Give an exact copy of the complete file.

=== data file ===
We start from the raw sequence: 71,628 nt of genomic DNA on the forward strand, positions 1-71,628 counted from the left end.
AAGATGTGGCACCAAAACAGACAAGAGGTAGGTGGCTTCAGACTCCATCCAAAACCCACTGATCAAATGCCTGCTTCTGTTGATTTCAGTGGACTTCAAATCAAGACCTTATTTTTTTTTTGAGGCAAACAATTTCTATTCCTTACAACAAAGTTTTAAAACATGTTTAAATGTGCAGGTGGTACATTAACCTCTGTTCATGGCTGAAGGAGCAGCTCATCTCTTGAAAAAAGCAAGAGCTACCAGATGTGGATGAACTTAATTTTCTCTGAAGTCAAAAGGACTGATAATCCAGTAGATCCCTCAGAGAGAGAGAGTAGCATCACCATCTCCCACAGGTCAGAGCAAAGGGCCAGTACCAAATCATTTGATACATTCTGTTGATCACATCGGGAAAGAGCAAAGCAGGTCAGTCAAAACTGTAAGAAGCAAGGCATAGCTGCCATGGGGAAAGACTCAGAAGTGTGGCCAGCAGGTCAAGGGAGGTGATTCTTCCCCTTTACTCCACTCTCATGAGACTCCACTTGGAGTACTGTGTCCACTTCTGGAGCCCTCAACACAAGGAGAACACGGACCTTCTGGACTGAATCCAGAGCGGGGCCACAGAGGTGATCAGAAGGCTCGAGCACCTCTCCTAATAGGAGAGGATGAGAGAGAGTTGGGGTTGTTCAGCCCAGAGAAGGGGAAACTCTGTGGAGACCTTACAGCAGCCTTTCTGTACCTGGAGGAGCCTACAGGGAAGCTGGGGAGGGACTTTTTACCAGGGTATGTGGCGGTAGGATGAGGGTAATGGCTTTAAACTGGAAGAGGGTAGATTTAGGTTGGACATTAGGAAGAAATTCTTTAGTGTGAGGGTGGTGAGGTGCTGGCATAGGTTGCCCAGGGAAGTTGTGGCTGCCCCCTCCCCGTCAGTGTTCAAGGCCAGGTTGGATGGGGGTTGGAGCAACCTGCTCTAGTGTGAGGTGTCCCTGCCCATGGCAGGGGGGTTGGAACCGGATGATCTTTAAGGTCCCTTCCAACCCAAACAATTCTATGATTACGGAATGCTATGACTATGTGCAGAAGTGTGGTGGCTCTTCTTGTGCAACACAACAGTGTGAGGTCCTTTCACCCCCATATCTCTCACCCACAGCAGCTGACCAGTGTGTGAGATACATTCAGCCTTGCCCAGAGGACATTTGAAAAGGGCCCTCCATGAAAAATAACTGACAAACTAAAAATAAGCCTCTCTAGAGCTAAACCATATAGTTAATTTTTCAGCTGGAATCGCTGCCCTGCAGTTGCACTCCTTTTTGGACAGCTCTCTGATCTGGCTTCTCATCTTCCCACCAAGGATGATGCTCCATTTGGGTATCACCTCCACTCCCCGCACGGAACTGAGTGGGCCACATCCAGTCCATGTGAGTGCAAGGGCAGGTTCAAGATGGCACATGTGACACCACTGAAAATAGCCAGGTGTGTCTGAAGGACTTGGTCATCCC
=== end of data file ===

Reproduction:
We start from the raw sequence: 71,628 nt of genomic DNA on the forward strand, positions 1-71,628 counted from the left end.
AAGATGTGGCACCAAAACAGACAAGAGGTAGGTGGCTTCAGACTCCATCCAAAACCCACTGATCAAATGCCTGCTTCTGTTGATTTCAGTGGACTTCAAATCAAGACCTTATTTTTTTTTTGAGGCAAACAATTTCTATTCCTTACAACAAAGTTTTAAAACATGTTTAAATGTGCAGGTGGTACATTAACCTCTGTTCATGGCTGAAGGAGCAGCTCATCTCTTGAAAAAAGCAAGAGCTACCAGATGTGGATGAACTTAATTTTCTCTGAAGTCAAAAGGACTGATAATCCAGTAGATCCCTCAGAGAGAGAGAGTAGCATCACCATCTCCCACAGGTCAGAGCAAAGGGCCAGTACCAAATCATTTGATACATTCTGTTGATCACATCGGGAAAGAGCAAAGCAGGTCAGTCAAAACTGTAAGAAGCAAGGCATAGCTGCCATGGGGAAAGACTCAGAAGTGTGGCCAGCAGGTCAAGGGAGGTGATTCTTCCCCTTTACTCCACTCTCATGAGACTCCACTTGGAGTACTGTGTCCACTTCTGGAGCCCTCAACACAAGGAGAACACGGACCTTCTGGACTGAATCCAGAGCGGGGCCACAGAGGTGATCAGAAGGCTCGAGCACCTCTCCTAATAGGAGAGGATGAGAGAGAGTTGGGGTTGTTCAGCCCAGAGAAGGGGAAACTCTGTGGAGACCTTACAGCAGCCTTTCTGTACCTGGAGGAGCCTACAGGGAAGCTGGGGAGGGACTTTTTACCAGGGTATGTGGCGGTAGGATGAGGGTAATGGCTTTAAACTGGAAGAGGGTAGATTTAGGTTGGACATTAGGAAGAAATTCTTTAGTGTGAGGGTGGTGAGGTGCTGGCATAGGTTGCCCAGGGAAGTTGTGGCTGCCCCCTCCCCGTCAGTGTTCAAGGCCAGGTTGGATGGGGGTTGGAGCAACCTGCTCTAGTGTGAGGTGTCCCTGCCCATGGCAGGGGGGTTGGAACCGGATGATCTTTAAGGTCCCTTCCAACCCAAACAATTCTATGATTACGGAATGCTATGACTATGTGCAGAAGTGTGGTGGCTCTTCTTGTGCAACACAACAGTGTGAGGTCCTTTCACCCCCATATCTCTCACCCACAGCAGCTGACCAGTGTGTGAGATACATTCAGCCTTGCCCAGAGGACATTTGAAAAGGGCCCTCCATGAAAAATAACTGACAAACTAAAAATAAGCCTCTCTAGAGCTAAACCATATAGTTAATTTTTCAGCTGGAATCGCTGCCCTGCAGTTGCACTCCTTTTTGGACAGCTCTCTGATCTGGCTTCTCATCTTCCCACCAAGGATGATGCTCCATTTGGGTATCACCTCCACTCCCCGCACGGAACTGAGTGGGCCACATCCAGTCCATGTGAGTGCAAGGGCAGGTTCAAGATGGCACATGTGACACCACTGAAAATAGCCAGGTGTGTCTGAAGGACTTGGTCATCCC